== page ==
22 new Academy Research Fellows funded in natural sciences and engineering

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The Academy of Finland has decided to grant 9.5 million euros in funding for research posts as Academy Research Fellows in the natural sciences and engineering field. The funding, decided by the Academy’s Research Council for Natural Sciences and Engineering, goes towards 22 five-year posts as Academy Research Fellow.

In the Academy’s September 2016 call, the Research Council for Natural Sciences and Engineering received in all 206 applications for Academy Research Fellow funding. The success rate was around 11 per cent. By conducting high-quality research, Academy Research Fellows contribute to strengthening the scientific and societal impact of Finnish research and to promoting science renewal.

The Research Council for Natural Sciences and Engineering was unable to fund all top-rated applications (rating 6 or 5), so in prioritising between these high-quality applications it utilised the review reports and its own funding policies and criteria (see www.aka.fi/rcnse/criteria). The Research Council’s most important funding criteria are the competence of the applicant and the quality, impact and novelty of the research. The Research Council aimed to support natural sciences and engineering research of the widest possible scope.

In addition to the Academy Research Fellows’ salary funding, the Research Council can grant funding to cover research costs and costs of setting up a research team. The research cost funding comes to 70,000 euros per year per researcher. The Research Council has set aside 7.7 million euros to fund the research costs of the 22 new Academy Research Fellows over the next five years.

The new Academy Research Fellows are Parinya Chalermsook (Aalto University), Xi Chen (Aalto University), Aljaz Godec (University of Helsinki), Kaisa Helttunen (University of Jyväskylä), Vesa Julin (University of Jyväskylä), Hannu-Pekka Komsa (Aalto University), Anna Lähde (University of Eastern Finland), Kirsi Mikkonen (University of Helsinki), Heikki Nieminen (University of Helsinki), Tuomas Orponen (University of Helsinki), Hannu Paukkunen (University of Jyväskylä), Nonne Prisle (University of Oulu), Paavo Rasilo (Tampere University of Technology), Leena Salmela (University of Helsinki), Till Sawala (University of Helsinki), Tiina Sikanen (University of Helsinki), Kuan Tan (Aalto University), Antti Ukkonen (Finnish Institute of Occupational Health), Mikko Varonen (VTT Technical Research Centre of Finland Ltd), Zheng Yan (Aalto University), Zhirong Yang (Aalto University) and Alexander Zyuzin (Aalto University).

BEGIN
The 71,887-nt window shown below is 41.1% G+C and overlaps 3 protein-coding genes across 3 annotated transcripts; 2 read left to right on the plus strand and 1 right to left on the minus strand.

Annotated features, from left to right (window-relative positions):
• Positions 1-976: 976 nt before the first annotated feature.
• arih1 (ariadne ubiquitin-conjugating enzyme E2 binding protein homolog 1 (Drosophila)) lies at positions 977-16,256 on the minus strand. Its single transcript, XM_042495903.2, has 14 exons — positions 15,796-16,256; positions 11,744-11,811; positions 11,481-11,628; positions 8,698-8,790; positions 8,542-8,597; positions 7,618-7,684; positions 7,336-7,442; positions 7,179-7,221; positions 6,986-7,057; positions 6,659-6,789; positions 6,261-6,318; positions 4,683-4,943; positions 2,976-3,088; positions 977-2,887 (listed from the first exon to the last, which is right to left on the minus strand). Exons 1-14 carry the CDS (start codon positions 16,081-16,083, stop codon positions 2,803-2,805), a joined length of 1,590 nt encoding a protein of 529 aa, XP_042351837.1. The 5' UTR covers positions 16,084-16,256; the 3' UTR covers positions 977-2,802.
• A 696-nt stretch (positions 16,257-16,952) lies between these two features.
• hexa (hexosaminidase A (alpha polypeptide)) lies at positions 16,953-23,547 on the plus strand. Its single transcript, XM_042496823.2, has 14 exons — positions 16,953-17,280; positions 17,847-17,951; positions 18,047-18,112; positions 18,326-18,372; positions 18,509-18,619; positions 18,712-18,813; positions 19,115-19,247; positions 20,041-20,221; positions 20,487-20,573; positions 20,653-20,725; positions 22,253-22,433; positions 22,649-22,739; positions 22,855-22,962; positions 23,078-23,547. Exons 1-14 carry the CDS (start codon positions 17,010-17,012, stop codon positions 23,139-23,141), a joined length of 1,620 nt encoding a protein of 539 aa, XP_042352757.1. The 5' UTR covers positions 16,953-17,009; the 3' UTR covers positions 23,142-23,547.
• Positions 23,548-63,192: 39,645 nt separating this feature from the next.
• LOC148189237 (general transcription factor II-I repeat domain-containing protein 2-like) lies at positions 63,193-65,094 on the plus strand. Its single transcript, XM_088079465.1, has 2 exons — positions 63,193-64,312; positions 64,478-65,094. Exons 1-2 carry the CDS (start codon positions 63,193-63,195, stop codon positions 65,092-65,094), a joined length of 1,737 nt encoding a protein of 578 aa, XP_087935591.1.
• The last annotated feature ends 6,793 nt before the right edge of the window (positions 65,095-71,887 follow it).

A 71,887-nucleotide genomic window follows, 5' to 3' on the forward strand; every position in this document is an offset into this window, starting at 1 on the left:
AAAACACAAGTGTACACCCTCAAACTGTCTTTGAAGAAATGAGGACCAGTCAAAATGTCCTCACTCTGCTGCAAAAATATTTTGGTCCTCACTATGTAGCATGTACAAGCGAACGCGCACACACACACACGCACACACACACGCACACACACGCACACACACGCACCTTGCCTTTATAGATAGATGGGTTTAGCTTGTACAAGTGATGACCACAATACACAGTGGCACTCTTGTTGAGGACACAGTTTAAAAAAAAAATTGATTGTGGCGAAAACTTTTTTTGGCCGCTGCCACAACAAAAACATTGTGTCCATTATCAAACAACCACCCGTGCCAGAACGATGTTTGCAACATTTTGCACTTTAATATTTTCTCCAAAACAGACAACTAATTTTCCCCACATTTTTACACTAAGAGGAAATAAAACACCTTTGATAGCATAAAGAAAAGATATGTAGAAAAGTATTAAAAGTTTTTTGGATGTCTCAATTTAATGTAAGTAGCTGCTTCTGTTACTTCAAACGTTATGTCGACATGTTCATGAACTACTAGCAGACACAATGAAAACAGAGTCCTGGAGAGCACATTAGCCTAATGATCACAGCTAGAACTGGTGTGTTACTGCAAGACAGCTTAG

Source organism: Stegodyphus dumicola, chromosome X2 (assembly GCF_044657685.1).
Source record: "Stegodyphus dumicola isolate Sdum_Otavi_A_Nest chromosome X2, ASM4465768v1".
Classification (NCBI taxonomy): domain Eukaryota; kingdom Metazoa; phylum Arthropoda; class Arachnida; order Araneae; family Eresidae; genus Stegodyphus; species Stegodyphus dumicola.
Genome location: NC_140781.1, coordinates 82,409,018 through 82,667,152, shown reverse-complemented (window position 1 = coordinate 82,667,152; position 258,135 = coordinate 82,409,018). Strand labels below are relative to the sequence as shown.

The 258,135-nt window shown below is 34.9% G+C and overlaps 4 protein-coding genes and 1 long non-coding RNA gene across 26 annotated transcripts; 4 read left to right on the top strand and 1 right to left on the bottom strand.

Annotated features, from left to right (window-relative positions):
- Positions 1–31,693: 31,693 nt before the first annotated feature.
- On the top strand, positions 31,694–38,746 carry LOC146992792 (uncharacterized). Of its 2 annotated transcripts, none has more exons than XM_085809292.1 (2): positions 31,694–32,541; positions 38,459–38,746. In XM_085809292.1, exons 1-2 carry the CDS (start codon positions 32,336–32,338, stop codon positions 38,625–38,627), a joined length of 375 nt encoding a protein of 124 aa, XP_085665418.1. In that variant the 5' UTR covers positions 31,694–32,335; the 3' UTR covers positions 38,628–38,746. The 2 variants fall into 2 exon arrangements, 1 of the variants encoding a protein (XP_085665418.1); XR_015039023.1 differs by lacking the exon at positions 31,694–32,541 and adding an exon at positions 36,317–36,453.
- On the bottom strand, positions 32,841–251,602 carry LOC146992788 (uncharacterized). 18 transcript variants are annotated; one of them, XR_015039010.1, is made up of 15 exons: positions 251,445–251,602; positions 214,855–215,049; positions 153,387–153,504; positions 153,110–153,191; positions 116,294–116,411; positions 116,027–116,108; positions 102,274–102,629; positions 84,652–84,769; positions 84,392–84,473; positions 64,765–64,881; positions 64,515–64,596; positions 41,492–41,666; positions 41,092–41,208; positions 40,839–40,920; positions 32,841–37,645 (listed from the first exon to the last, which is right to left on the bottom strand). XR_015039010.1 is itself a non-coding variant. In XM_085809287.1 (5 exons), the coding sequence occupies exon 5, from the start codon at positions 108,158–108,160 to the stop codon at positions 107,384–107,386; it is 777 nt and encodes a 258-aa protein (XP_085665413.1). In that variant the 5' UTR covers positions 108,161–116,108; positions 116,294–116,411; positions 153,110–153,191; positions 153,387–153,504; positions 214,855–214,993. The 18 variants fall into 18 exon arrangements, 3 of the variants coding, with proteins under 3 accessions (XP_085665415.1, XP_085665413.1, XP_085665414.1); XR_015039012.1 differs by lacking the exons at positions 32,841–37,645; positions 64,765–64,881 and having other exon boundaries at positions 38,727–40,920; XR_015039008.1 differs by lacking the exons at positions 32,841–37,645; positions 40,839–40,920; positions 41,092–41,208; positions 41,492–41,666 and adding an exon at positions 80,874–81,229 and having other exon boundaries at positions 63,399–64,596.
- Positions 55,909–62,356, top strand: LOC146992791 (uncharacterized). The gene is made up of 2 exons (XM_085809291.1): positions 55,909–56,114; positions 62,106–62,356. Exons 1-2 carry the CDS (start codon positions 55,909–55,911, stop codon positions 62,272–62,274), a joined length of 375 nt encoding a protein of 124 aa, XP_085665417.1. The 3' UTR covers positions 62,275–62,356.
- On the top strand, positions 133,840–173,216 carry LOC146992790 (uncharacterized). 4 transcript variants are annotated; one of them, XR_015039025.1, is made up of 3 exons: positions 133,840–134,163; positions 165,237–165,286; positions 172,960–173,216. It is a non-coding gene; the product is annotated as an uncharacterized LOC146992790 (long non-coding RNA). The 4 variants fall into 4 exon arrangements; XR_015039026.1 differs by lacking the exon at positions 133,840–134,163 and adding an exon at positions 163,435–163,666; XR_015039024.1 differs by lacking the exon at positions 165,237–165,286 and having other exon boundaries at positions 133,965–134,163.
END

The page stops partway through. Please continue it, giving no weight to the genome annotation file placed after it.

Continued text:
Examples of funded Academy Research Fellows:

Docent Anna Lähde, PhD, from the University of Eastern Finland aims to develop high-value-added products from biomass using induction annealing synthesis of carbon nanostructures. Interest in the synthesis of carbon nanostructures from biomass-based precursors is growing worldwide. A large feedstock of carbon can be found from the Finnish wood stock. Biomass from the Finnish forest industry also provides a cost-efficient source of carbon. The aim of Lähde’s project is to design new technologies for the synthesis of carbon nanostructures using biomass as a carbon source and to generate new biomass-based materials with added value.